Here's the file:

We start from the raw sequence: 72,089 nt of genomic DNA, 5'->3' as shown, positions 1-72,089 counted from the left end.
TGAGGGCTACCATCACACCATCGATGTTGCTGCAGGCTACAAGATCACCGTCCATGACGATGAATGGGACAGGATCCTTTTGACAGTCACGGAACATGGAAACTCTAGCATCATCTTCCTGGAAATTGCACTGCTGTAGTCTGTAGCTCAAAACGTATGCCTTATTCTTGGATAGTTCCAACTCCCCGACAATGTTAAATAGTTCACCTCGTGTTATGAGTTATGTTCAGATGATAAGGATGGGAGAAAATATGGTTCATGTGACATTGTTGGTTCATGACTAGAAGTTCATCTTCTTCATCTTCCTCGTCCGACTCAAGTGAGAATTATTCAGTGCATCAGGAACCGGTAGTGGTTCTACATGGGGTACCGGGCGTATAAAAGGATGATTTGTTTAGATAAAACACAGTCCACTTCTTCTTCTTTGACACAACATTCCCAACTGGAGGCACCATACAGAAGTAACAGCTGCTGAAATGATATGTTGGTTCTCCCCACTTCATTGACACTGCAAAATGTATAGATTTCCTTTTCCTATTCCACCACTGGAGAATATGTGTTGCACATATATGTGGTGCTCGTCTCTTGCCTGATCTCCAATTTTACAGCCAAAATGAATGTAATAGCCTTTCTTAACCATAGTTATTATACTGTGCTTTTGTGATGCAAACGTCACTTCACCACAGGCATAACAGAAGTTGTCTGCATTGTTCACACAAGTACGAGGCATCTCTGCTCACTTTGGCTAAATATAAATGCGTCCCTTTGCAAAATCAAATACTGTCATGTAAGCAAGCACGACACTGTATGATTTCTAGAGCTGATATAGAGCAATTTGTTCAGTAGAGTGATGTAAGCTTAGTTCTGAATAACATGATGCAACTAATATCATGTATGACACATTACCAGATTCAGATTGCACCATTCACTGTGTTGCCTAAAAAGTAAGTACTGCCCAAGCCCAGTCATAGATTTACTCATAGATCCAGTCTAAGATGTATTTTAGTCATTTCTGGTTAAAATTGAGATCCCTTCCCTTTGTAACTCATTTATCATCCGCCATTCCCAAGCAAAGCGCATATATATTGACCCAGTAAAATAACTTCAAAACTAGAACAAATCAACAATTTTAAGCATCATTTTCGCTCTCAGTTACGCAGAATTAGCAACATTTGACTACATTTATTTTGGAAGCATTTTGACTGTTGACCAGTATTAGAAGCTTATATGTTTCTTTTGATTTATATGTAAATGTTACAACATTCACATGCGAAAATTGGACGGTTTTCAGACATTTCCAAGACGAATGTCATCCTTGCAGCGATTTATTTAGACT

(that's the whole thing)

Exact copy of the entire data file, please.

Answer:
We start from the raw sequence: 72,089 nt of genomic DNA, 5'->3' as shown, positions 1-72,089 counted from the left end.
TGAGGGCTACCATCACACCATCGATGTTGCTGCAGGCTACAAGATCACCGTCCATGACGATGAATGGGACAGGATCCTTTTGACAGTCACGGAACATGGAAACTCTAGCATCATCTTCCTGGAAATTGCACTGCTGTAGTCTGTAGCTCAAAACGTATGCCTTATTCTTGGATAGTTCCAACTCCCCGACAATGTTAAATAGTTCACCTCGTGTTATGAGTTATGTTCAGATGATAAGGATGGGAGAAAATATGGTTCATGTGACATTGTTGGTTCATGACTAGAAGTTCATCTTCTTCATCTTCCTCGTCCGACTCAAGTGAGAATTATTCAGTGCATCAGGAACCGGTAGTGGTTCTACATGGGGTACCGGGCGTATAAAAGGATGATTTGTTTAGATAAAACACAGTCCACTTCTTCTTCTTTGACACAACATTCCCAACTGGAGGCACCATACAGAAGTAACAGCTGCTGAAATGATATGTTGGTTCTCCCCACTTCATTGACACTGCAAAATGTATAGATTTCCTTTTCCTATTCCACCACTGGAGAATATGTGTTGCACATATATGTGGTGCTCGTCTCTTGCCTGATCTCCAATTTTACAGCCAAAATGAATGTAATAGCCTTTCTTAACCATAGTTATTATACTGTGCTTTTGTGATGCAAACGTCACTTCACCACAGGCATAACAGAAGTTGTCTGCATTGTTCACACAAGTACGAGGCATCTCTGCTCACTTTGGCTAAATATAAATGCGTCCCTTTGCAAAATCAAATACTGTCATGTAAGCAAGCACGACACTGTATGATTTCTAGAGCTGATATAGAGCAATTTGTTCAGTAGAGTGATGTAAGCTTAGTTCTGAATAACATGATGCAACTAATATCATGTATGACACATTACCAGATTCAGATTGCACCATTCACTGTGTTGCCTAAAAAGTAAGTACTGCCCAAGCCCAGTCATAGATTTACTCATAGATCCAGTCTAAGATGTATTTTAGTCATTTCTGGTTAAAATTGAGATCCCTTCCCTTTGTAACTCATTTATCATCCGCCATTCCCAAGCAAAGCGCATATATATTGACCCAGTAAAATAACTTCAAAACTAGAACAAATCAACAATTTTAAGCATCATTTTCGCTCTCAGTTACGCAGAATTAGCAACATTTGACTACATTTATTTTGGAAGCATTTTGACTGTTGACCAGTATTAGAAGCTTATATGTTTCTTTTGATTTATATGTAAATGTTACAACATTCACATGCGAAAATTGGACGGTTTTCAGACATTTCCAAGACGAATGTCATCCTTGCAGCGATTTATTTAGACT